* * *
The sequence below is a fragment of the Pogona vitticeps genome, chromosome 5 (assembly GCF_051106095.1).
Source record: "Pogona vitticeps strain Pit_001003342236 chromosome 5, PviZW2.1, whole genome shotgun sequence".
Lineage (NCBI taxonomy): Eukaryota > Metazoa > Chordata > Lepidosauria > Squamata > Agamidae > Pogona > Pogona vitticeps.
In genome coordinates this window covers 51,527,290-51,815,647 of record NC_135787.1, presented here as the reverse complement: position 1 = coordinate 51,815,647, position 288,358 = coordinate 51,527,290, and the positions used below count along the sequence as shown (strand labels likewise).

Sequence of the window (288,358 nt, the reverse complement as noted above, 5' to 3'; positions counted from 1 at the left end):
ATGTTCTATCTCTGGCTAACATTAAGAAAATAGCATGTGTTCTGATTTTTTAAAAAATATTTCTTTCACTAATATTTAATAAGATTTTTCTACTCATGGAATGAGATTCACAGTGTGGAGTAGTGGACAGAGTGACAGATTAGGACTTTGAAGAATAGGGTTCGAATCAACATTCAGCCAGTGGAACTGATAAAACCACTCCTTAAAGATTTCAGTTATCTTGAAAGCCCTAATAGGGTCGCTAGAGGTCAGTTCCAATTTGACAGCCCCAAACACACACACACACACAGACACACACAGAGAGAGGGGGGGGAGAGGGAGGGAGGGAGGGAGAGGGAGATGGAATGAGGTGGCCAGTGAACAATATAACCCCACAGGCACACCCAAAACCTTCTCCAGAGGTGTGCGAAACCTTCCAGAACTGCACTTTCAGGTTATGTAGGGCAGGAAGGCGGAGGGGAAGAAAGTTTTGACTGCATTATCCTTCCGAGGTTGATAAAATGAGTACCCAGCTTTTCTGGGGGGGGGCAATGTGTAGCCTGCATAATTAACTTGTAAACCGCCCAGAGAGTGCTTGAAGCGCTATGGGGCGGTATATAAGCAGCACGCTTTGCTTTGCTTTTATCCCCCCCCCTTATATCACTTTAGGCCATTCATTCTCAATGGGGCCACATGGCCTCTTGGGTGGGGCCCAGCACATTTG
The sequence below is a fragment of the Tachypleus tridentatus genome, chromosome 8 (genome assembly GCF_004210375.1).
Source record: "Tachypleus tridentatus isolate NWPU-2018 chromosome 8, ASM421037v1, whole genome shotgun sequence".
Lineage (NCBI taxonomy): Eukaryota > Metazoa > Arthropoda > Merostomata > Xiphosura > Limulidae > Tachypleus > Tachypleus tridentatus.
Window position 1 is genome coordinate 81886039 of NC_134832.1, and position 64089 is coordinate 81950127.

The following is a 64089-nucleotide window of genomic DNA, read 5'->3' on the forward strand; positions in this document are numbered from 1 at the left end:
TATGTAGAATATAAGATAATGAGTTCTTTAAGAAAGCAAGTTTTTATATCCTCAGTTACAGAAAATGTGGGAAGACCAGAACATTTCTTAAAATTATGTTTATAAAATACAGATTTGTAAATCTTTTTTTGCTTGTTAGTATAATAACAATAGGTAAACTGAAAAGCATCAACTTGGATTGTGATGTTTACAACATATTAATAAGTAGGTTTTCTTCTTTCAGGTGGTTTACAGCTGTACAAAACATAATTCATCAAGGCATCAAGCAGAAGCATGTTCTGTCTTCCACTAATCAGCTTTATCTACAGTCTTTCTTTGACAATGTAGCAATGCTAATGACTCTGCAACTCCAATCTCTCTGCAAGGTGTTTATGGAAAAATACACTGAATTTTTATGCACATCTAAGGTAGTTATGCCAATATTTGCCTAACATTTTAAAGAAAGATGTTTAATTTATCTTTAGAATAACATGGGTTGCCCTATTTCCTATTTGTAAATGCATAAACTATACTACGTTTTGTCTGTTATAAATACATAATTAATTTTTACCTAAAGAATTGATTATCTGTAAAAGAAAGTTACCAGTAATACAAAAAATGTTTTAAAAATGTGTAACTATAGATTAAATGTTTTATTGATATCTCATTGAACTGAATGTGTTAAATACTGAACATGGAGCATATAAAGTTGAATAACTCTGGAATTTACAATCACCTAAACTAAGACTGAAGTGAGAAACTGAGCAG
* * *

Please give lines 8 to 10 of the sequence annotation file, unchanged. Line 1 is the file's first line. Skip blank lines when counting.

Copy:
Source record: "Tachypleus tridentatus isolate NWPU-2018 chromosome 8, ASM421037v1, whole genome shotgun sequence".
Lineage (NCBI taxonomy): Eukaryota > Metazoa > Arthropoda > Merostomata > Xiphosura > Limulidae > Tachypleus > Tachypleus tridentatus.
Window position 1 is genome coordinate 81886039 of NC_134832.1, and position 64089 is coordinate 81950127.